One of the iOS 8 features Apple spoke about on stage last week is called TestFlight, and it’s aimed specifically at iOS developers who want to offer beta versions of their apps to iPhone and iPad users in a more friendly fashion. While developers were able to offer beta versions of their apps ahead a full-fledged launch, the process was rather tedious and annoying, both for the app developer and for the users looking for access. That’s all about to change starting with iOS 8, and iMore has taken an in-depth look at how TestFlight will work.
Instead of being limited to only 100 devices for testing and previews, developers will be able to offer beta versions to up to 1,000 users, not including 25 internal testers. Extended betas like these will offer developers an even better chance to iron out any bugs and issues with their apps well ahead of launch, not to mention that some users will get to try out apps before they’re actually launched.
What’s more important is the way identification is done, as Apple is ready to ditch the UDID requirement.
“The first significant change is TestFlight will not require developers or testers to deal with UDIDs or provisioning profiles,” iMore writes. “Currently, in order to add a new device, the flow goes like this: 1. Developer asks tester for UDID (and has to provide instructions on how to retrieve it if the tester doesn’t know how) 2. Tester uses an application to retrieve the UDID 3. Tester sends UDID to developer 4. Developer logs into Apple’s Developer Portal 5. Developer adds the tester’s device to the account 6. Developer adds the new device to the appropriate provisioning profile 7. Developer updates app with new profile 8. Developer distributes app to tester.”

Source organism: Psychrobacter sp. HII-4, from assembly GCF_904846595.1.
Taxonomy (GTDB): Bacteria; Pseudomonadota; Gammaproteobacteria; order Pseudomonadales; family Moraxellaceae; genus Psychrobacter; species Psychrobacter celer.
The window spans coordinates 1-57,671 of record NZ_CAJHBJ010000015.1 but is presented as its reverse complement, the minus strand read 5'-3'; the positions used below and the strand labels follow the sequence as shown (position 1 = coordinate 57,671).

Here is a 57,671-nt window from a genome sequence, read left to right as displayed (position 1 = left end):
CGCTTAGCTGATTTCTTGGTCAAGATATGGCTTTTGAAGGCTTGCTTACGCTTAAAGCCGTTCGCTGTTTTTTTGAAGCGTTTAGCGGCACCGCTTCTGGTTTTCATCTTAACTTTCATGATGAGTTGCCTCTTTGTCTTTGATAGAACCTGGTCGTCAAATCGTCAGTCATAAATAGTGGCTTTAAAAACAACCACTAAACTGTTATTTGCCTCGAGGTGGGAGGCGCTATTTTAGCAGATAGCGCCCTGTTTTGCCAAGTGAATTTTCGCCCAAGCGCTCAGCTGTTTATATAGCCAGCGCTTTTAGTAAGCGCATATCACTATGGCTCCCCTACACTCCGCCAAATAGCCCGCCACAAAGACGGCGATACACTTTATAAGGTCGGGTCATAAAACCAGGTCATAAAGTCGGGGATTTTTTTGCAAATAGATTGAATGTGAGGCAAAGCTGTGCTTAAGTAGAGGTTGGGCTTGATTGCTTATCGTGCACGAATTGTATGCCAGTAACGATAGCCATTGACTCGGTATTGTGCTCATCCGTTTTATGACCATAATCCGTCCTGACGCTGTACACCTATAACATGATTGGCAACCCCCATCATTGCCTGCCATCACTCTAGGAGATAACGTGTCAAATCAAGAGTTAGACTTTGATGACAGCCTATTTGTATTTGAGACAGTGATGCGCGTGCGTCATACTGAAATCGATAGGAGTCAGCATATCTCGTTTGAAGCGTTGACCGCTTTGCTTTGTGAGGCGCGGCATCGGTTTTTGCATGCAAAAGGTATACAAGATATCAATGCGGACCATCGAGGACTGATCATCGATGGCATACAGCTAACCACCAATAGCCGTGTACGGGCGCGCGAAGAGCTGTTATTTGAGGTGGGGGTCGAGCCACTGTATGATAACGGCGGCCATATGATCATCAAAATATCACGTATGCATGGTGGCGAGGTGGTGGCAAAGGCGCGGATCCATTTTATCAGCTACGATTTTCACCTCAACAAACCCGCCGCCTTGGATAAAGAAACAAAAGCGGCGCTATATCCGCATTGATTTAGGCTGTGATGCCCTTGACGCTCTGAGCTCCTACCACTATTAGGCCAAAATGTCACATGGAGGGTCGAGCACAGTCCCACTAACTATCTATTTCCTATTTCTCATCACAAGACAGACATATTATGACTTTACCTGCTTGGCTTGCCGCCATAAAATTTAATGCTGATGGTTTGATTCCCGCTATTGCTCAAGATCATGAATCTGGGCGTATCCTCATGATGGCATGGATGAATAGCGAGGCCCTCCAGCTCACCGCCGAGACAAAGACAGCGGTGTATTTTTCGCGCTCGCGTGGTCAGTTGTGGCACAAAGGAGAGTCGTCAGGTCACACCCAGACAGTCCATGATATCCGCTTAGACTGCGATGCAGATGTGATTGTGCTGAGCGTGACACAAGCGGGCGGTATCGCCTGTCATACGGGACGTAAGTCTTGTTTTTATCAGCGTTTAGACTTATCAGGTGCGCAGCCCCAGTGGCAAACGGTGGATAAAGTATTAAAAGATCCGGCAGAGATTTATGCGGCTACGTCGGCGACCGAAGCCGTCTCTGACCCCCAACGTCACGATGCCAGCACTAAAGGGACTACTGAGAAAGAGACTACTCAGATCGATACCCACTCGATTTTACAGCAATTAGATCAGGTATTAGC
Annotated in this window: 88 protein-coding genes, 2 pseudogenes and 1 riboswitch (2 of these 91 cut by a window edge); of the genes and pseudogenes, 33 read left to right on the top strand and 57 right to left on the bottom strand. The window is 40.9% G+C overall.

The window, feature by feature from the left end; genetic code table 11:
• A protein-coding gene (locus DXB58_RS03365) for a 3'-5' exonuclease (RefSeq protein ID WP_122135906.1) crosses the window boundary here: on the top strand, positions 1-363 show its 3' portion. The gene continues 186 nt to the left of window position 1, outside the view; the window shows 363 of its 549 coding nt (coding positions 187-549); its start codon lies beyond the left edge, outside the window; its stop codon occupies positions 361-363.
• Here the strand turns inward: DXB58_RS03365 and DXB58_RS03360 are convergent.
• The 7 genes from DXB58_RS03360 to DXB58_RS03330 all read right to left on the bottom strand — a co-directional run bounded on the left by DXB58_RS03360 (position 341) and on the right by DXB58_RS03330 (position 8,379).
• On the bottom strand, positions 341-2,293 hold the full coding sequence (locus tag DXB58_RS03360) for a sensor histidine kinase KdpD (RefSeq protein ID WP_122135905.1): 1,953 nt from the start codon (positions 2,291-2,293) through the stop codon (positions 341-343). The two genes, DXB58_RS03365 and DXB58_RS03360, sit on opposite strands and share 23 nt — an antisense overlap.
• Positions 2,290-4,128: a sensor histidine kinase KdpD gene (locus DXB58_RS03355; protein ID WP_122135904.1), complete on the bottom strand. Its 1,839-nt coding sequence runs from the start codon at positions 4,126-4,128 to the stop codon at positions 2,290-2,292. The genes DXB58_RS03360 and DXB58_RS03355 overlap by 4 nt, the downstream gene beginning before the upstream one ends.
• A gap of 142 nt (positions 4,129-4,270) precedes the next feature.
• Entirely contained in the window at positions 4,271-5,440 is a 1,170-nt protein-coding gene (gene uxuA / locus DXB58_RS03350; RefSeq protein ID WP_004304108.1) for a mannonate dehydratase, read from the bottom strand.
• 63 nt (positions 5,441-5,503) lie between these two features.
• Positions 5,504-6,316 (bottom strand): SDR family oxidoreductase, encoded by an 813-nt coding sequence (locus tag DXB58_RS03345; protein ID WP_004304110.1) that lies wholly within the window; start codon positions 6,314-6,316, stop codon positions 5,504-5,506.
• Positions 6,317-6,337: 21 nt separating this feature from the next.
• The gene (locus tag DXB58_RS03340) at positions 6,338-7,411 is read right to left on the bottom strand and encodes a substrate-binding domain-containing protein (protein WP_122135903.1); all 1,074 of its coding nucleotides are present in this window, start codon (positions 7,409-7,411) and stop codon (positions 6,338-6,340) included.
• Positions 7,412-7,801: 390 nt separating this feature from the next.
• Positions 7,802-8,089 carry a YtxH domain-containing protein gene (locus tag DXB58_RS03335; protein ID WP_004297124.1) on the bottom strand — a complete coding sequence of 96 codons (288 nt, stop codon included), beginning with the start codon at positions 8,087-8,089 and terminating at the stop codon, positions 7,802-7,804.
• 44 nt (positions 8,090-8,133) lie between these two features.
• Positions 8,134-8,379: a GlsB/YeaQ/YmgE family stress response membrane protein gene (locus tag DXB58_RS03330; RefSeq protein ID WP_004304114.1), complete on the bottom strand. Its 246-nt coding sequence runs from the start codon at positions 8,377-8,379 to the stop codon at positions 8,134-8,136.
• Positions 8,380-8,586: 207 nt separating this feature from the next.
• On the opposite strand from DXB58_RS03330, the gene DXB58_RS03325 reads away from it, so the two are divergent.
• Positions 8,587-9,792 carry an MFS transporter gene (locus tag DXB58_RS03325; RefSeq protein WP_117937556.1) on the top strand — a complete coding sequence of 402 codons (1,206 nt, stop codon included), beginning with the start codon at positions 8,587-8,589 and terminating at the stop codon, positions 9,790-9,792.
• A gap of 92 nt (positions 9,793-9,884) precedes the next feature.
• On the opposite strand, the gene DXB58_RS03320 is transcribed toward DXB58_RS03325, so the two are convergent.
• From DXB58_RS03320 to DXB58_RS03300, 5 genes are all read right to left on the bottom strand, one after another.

App developers will only need the iTunes ID’s of iOS device users interested in testing an app to offer them access to a beta version.
Furthermore, the beta versions of their apps will be curated by Apple, meaning that developers will have to submit betas to the App Store team, before making them available to testers. Moreover, testers will always have access to the latest beta version, and a description inside the App Store for beta apps, as well as notes from the developer will be available to them.
The beta apps will be good for 30 days, at which point the developer will have to reupload them.
Unfortunately, the feature will be available only to iOS 8 developers, meaning that apps that have support for devices running a previous iOS version won’t get beta versions for those iOS versions.